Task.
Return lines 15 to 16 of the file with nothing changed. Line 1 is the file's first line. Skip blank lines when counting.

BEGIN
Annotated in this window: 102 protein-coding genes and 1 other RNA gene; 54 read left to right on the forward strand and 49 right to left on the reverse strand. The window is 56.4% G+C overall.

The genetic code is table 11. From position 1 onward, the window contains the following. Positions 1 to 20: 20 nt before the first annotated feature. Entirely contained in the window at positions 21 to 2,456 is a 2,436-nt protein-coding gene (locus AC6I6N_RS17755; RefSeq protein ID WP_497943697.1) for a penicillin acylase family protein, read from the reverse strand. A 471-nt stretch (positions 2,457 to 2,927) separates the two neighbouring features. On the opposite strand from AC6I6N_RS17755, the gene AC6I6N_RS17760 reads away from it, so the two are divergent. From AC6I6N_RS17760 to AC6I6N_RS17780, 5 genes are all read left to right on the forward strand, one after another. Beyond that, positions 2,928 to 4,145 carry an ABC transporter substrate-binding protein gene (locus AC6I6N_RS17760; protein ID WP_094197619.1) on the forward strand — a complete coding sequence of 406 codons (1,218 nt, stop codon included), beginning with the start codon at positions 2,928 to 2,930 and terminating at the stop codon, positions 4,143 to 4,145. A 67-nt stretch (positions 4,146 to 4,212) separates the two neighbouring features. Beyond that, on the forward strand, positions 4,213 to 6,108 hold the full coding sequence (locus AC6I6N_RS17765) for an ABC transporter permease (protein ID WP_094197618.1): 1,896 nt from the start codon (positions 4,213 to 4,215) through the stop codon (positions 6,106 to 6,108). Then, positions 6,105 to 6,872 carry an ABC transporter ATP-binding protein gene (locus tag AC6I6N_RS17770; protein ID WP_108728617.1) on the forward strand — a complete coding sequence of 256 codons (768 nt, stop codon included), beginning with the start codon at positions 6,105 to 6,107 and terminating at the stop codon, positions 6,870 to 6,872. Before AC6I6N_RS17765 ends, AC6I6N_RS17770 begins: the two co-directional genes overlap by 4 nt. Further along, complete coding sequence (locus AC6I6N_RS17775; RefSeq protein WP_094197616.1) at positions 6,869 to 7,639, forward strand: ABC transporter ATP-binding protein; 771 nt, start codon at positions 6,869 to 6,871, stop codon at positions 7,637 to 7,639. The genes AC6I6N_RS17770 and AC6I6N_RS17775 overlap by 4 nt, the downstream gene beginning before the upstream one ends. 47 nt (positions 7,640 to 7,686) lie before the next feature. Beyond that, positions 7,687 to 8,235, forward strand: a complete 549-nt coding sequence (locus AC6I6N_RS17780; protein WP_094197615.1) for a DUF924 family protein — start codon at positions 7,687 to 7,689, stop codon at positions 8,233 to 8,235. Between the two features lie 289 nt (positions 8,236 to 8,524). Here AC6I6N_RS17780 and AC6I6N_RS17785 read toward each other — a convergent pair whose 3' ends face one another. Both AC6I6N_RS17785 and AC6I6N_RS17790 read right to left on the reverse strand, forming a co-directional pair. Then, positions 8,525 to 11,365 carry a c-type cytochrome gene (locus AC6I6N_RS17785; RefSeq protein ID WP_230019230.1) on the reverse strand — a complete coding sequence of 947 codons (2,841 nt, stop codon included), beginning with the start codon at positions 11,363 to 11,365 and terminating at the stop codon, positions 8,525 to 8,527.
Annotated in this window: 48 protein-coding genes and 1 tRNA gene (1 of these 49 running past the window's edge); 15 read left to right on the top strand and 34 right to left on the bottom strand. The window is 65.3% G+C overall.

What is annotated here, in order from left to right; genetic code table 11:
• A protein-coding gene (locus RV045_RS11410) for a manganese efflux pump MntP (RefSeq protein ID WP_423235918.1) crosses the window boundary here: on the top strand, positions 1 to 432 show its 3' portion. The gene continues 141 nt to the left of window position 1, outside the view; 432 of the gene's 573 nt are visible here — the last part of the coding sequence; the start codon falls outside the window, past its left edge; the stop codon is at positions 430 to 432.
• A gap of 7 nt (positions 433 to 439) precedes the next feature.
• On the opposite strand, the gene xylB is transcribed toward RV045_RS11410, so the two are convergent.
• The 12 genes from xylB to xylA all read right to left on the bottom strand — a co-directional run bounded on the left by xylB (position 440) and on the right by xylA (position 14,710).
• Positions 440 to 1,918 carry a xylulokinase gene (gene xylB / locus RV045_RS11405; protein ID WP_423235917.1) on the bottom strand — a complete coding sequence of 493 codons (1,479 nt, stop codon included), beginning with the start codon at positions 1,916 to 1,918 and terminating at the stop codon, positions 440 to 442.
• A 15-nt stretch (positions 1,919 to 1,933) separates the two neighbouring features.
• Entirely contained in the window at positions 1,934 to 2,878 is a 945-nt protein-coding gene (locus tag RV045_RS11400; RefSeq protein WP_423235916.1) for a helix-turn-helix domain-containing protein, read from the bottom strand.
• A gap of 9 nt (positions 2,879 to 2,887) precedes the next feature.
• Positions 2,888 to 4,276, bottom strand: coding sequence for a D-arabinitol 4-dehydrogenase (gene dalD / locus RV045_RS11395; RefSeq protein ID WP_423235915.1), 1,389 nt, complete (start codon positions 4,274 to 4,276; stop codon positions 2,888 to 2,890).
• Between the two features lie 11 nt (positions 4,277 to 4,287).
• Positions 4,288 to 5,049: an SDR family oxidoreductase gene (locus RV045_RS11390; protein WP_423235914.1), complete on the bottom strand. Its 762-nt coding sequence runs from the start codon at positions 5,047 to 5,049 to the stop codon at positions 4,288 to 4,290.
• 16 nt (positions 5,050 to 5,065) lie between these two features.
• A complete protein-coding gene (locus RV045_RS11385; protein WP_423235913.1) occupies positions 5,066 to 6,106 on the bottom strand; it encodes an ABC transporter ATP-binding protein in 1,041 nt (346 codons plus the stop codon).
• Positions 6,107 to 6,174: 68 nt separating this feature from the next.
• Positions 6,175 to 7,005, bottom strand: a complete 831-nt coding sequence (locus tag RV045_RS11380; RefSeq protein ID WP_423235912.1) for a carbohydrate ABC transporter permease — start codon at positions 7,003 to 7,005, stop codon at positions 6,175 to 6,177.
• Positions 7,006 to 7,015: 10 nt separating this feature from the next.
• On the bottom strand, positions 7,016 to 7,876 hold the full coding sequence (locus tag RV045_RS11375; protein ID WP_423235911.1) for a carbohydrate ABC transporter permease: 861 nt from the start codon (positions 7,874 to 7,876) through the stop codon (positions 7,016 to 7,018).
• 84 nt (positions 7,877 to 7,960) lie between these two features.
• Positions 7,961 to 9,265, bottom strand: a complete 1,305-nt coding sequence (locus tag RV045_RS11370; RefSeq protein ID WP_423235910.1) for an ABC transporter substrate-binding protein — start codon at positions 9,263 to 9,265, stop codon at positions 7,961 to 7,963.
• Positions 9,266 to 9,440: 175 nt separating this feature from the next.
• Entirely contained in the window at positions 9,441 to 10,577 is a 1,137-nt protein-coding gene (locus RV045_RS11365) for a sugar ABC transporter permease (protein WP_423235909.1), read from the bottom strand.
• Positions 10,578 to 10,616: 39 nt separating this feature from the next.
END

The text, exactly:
• Positions 4,288 to 5,049: an SDR family oxidoreductase gene (locus RV045_RS11390; protein WP_423235914.1), complete on the bottom strand. Its 762-nt coding sequence runs from the start codon at positions 5,047 to 5,049 to the stop codon at positions 4,288 to 4,290.
• 16 nt (positions 5,050 to 5,065) lie between these two features.